WUSF All Night Jazz Focus Artist of the Week: Steve Swallow

Steve Swallow. Photo by Nomo Michael Hoefner

This week on All Night Jazz we focus on bassist Steve Swallow for his 80th birthday. Born October 4, 1940, in Fair Lawn, New Jersey, Swallow studied piano as a child and didn’t pick up the bass until he was 14.

He initially focused on the double bass, getting an early start with pianists Paul Bley, George Russell and saxophonist Jimmy Giuffre (JOO-free). He joined flugelhornist Art Farmer’s group in 1963 and it was with this band when he began his long career as a song writer.

In the ‘70s Swallow switched exclusively to the electric bass, one of the first jazz musicians to do so.

This opened up many new avenues for Swallow since he often approached the electric bass for its melodic capabilities, focusing on the upper register and playing it more like a standard guitar.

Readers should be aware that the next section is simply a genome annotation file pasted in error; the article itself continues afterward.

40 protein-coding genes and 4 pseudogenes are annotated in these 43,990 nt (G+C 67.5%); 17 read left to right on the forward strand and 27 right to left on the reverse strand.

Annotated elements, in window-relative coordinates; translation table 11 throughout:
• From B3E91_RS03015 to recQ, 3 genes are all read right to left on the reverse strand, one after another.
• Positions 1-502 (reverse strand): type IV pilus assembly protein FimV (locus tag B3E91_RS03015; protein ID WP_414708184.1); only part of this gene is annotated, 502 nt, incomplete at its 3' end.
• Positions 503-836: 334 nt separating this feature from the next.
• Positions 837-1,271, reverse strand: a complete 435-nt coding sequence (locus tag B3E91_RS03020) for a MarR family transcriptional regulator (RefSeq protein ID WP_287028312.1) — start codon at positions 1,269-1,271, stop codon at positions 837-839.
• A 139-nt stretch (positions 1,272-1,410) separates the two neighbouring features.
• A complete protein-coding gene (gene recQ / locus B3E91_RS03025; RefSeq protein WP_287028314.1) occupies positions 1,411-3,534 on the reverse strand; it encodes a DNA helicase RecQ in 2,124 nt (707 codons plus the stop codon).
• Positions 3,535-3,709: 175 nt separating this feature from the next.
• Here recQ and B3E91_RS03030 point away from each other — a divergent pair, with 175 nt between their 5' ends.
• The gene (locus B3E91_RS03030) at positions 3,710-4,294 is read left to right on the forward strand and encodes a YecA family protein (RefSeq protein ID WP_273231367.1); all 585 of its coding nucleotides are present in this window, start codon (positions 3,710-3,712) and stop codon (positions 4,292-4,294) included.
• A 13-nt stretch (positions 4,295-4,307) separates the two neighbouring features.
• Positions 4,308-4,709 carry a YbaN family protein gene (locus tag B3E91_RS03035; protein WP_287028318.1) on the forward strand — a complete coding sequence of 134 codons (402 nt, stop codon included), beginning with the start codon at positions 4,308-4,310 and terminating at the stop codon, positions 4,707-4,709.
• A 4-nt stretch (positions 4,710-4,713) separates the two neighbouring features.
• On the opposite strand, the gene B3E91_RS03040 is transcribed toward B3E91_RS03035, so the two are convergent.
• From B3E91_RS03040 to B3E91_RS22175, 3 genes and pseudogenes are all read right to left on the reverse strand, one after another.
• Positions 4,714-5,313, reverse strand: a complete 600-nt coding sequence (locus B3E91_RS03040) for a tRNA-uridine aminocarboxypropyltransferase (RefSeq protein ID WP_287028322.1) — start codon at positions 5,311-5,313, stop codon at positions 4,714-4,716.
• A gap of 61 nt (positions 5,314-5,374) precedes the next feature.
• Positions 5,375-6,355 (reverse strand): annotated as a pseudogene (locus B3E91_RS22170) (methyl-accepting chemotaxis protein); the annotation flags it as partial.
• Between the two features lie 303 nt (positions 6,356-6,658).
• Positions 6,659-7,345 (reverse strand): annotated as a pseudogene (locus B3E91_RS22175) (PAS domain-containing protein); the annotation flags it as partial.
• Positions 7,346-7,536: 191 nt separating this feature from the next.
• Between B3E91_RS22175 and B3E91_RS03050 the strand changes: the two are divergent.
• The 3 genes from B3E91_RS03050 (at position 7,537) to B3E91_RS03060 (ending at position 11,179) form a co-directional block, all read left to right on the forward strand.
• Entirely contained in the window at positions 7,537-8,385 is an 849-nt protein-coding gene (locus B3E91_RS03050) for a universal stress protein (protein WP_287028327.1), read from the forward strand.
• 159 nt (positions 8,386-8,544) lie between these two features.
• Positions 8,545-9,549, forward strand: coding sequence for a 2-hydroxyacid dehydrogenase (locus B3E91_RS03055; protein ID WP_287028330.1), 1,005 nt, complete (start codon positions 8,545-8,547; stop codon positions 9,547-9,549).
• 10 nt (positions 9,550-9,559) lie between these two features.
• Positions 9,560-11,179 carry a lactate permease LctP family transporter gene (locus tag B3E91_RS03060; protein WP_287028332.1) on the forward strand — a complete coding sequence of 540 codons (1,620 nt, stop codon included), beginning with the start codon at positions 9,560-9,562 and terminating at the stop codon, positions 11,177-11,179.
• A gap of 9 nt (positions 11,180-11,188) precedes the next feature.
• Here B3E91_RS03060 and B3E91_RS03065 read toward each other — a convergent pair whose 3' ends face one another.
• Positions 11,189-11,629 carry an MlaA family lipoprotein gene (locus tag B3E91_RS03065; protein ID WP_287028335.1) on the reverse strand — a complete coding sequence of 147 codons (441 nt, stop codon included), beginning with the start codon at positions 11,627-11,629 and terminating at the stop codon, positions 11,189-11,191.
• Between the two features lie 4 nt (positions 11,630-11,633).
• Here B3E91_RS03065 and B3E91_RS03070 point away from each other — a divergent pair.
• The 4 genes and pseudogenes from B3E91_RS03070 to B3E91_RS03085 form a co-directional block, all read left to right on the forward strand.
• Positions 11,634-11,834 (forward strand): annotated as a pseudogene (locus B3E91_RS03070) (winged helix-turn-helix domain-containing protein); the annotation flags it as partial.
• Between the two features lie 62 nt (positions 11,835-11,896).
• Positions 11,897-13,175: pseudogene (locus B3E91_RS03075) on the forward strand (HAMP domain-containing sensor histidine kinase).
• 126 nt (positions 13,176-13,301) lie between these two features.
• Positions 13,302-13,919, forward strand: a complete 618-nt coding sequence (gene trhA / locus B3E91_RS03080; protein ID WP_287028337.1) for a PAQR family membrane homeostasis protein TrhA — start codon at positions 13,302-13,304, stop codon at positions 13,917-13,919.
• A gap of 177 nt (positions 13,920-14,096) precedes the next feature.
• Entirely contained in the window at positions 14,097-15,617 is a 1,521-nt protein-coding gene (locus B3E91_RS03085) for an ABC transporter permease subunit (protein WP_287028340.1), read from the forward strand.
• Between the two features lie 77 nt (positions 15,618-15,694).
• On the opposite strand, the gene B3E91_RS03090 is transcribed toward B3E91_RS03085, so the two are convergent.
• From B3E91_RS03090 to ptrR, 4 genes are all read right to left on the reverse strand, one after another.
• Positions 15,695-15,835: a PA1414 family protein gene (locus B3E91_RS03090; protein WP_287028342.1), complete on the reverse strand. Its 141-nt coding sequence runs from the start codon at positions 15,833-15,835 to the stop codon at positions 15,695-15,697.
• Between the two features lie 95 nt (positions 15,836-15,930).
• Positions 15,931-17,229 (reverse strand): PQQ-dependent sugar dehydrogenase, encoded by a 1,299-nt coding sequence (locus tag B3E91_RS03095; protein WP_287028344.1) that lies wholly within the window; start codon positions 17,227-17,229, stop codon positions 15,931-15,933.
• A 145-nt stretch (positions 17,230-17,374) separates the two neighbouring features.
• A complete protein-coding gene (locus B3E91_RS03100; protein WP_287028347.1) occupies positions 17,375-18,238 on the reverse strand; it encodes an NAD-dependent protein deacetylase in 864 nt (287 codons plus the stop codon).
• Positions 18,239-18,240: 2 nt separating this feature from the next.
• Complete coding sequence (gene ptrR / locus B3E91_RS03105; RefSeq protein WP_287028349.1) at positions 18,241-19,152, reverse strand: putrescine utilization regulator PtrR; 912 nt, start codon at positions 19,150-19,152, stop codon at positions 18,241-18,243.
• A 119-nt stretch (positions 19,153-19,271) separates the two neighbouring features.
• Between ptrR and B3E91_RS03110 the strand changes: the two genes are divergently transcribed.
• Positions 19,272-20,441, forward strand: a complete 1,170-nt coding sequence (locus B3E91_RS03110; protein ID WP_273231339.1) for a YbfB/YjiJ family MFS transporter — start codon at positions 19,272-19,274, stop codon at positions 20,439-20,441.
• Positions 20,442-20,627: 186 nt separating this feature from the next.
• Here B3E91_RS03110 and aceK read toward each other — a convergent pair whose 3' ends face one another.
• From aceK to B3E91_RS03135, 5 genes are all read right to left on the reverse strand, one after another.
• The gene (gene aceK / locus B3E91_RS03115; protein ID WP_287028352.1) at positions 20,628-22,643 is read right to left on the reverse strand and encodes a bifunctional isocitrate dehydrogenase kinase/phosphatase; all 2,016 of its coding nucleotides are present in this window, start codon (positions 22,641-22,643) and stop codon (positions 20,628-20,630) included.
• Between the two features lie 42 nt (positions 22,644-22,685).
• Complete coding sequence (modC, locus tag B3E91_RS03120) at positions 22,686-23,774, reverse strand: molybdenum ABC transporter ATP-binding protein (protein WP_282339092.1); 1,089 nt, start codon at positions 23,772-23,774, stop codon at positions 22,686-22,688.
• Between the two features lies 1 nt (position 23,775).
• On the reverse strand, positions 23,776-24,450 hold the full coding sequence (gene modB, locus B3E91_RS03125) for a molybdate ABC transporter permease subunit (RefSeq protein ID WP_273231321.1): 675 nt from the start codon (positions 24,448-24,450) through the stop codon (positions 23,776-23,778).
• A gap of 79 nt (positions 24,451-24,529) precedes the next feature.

Swallow prefers the five string electric bass and uses a copper pick to achieve his delicate touch.

Throughout the ’60s he worked inside many of vibraphonist Gary Burton’s groups. In the late ‘70s he began a long and fruitful collaboration with keyboardist, composer and arranger Carla Bley. The two are long-time partners.

Swallow’s compositions have been covered by a variety of notable jazz greats, most recently guitarist and former Miles Davis alumni, John Scofield, whose latest recording, “Swallow Tales,” is exclusively comprised of Swallow’s songs.

We’ll hear the intricate bass of Steve Swallow, all this week on All Night Jazz.